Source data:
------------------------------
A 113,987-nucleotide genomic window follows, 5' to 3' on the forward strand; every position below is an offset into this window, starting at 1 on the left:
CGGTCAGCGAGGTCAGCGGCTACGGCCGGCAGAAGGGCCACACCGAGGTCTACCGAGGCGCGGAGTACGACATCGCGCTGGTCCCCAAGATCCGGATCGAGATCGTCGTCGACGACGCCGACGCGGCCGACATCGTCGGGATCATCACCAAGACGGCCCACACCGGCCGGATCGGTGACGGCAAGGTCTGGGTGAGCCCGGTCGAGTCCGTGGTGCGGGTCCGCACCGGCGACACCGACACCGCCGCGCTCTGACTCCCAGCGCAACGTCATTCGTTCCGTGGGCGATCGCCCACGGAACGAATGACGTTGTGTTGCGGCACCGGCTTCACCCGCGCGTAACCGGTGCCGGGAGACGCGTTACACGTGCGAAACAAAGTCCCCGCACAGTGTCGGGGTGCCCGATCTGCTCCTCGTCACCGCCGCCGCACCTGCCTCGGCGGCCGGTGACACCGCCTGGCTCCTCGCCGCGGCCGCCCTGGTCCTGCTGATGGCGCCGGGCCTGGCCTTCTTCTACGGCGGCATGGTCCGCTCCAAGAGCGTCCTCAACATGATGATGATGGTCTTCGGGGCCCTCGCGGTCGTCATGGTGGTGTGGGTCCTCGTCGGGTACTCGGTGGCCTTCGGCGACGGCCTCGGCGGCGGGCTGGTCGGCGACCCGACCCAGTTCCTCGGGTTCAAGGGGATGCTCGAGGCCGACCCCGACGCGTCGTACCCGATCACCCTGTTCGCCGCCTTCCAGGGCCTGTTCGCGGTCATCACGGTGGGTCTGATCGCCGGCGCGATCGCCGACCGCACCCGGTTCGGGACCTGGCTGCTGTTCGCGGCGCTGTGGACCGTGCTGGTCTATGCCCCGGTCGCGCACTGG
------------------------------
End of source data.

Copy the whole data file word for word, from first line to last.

A 113,987-nucleotide genomic window follows, 5' to 3' on the forward strand; every position below is an offset into this window, starting at 1 on the left:
CGGTCAGCGAGGTCAGCGGCTACGGCCGGCAGAAGGGCCACACCGAGGTCTACCGAGGCGCGGAGTACGACATCGCGCTGGTCCCCAAGATCCGGATCGAGATCGTCGTCGACGACGCCGACGCGGCCGACATCGTCGGGATCATCACCAAGACGGCCCACACCGGCCGGATCGGTGACGGCAAGGTCTGGGTGAGCCCGGTCGAGTCCGTGGTGCGGGTCCGCACCGGCGACACCGACACCGCCGCGCTCTGACTCCCAGCGCAACGTCATTCGTTCCGTGGGCGATCGCCCACGGAACGAATGACGTTGTGTTGCGGCACCGGCTTCACCCGCGCGTAACCGGTGCCGGGAGACGCGTTACACGTGCGAAACAAAGTCCCCGCACAGTGTCGGGGTGCCCGATCTGCTCCTCGTCACCGCCGCCGCACCTGCCTCGGCGGCCGGTGACACCGCCTGGCTCCTCGCCGCGGCCGCCCTGGTCCTGCTGATGGCGCCGGGCCTGGCCTTCTTCTACGGCGGCATGGTCCGCTCCAAGAGCGTCCTCAACATGATGATGATGGTCTTCGGGGCCCTCGCGGTCGTCATGGTGGTGTGGGTCCTCGTCGGGTACTCGGTGGCCTTCGGCGACGGCCTCGGCGGCGGGCTGGTCGGCGACCCGACCCAGTTCCTCGGGTTCAAGGGGATGCTCGAGGCCGACCCCGACGCGTCGTACCCGATCACCCTGTTCGCCGCCTTCCAGGGCCTGTTCGCGGTCATCACGGTGGGTCTGATCGCCGGCGCGATCGCCGACCGCACCCGGTTCGGGACCTGGCTGCTGTTCGCGGCGCTGTGGACCGTGCTGGTCTATGCCCCGGTCGCGCACTGG